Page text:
Man is condemned to be free; because once thrown into the world, he is responsible for everything he does. It is up to you to give [life] a meaning.Jean-Paul Sartre
Throughout history, philosophers have sought the answer to what makes life meaningful, if anything. None have been correct in finding a solution, so far. This chapter aims to analyze the various attempts in the search for meaning until now.
Life is inherently meaningless, an accurate representation of Nihilis (specifically existential Nihilism). Since 1980, there has been a surge in the study of meaning. Before that, meaning played the second fiddle to Ethics and Morality. Consequently, this surge brought about contemporary arguments for Nihilism. Before addressing these, a critique has to be made with the conception of meaning, in the eyes of a nihilist.
Oftentimes the claims around nihilism are based on a variation of “Universe doesn’t provide inherent meaning”. However, this can only be dismissed as a philosophical oxymoron. Take a chair for instance. The telos i.e purpose of the chair is to be sat on. A purpose is being given to the chair, for otherwise, it remains a lump of wood arranged in a specific order. Meaning, by its essence, is something to be given. It exists in the becoming, the means, not at the ends.
As meaning and morality are inextricably connected, arguments for nihilism, concerning meaning, frequently come from moral nihilism, the claim that nothing is of moral value. One example might be the meta-ethical claim regarding “error theory”, rejecting the existence of objective or universal values. Smith (2003) 1 argues for moral nihilism, under the assumptions of moral realism, aggregate value theory, and spatiotemporal infinitude of the universe. Benatar (2008) accounts for nihilism with the “asymmetry argument”, arguing life, as a whole, is always net negative for individuals. The major problem with Benatar (2008) 2 and Smith (2003) is the assumption of a consequentialist ethical theory as the only reliable option. Later chapters will see arguments rejecting consequentialism and its variants, for instance, Utilitarianism.
Known as the Father of Existentialism, Kierkegaard was a danish theologian and philosopher. He introduced the idea of The Absurd, further developed by Camus in the 1900s. Contrary to the absurd in the search for meaning, Soren was captivated by the dichotomy of reason and ethics, and by extension faith. One can act rationally, applying the power of reflection, but still fails in finding the good. For reason can’t explain the good.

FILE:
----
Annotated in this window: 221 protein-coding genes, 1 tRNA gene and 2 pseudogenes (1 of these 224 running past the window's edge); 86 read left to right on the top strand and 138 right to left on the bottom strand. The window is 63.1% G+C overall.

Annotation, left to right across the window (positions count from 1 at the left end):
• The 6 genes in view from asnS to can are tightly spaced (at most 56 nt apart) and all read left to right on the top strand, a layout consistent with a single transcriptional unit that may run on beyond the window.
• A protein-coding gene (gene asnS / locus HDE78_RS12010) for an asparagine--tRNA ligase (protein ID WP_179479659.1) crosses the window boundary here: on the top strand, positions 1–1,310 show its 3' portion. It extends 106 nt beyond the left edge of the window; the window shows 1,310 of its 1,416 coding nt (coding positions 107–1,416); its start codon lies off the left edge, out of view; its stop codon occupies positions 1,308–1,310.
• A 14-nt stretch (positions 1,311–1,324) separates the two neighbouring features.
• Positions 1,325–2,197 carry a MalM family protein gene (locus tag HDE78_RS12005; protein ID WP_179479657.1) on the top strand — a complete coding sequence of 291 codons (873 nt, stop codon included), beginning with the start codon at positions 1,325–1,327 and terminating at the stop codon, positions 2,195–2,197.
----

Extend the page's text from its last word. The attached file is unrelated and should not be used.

According to Kierkegaard, goodness was an extension of God. And to act on its virtue meant placing faith in this contradiction, in other words, The Absurd. The highest form of an individual, therefore, was the Knight of Faith – the perfect believer who held faith to act authentically. His radical approach to Christianity, believing that it was not a doctrine to be taught but rather a life to be lived, was far ahead of his time.
However, there are failings in his arguments. Firstly, Kierkegaard mistakes the nature of reason. To put it concisely, Reason is the slave of the passions. The false assumption that reason must provide the ends, results in a red herring masked as criticism. Reason merely exists in the means, the ends are independent of it. Furthermore, the insistence on Christian metaphysics isn’t clear. Philosophically, Soren accepts an almost pantheistic metaphysical worldview. There isn’t a reason to attribute this worldview, solely to Christianity. It remains contingent, not necessary.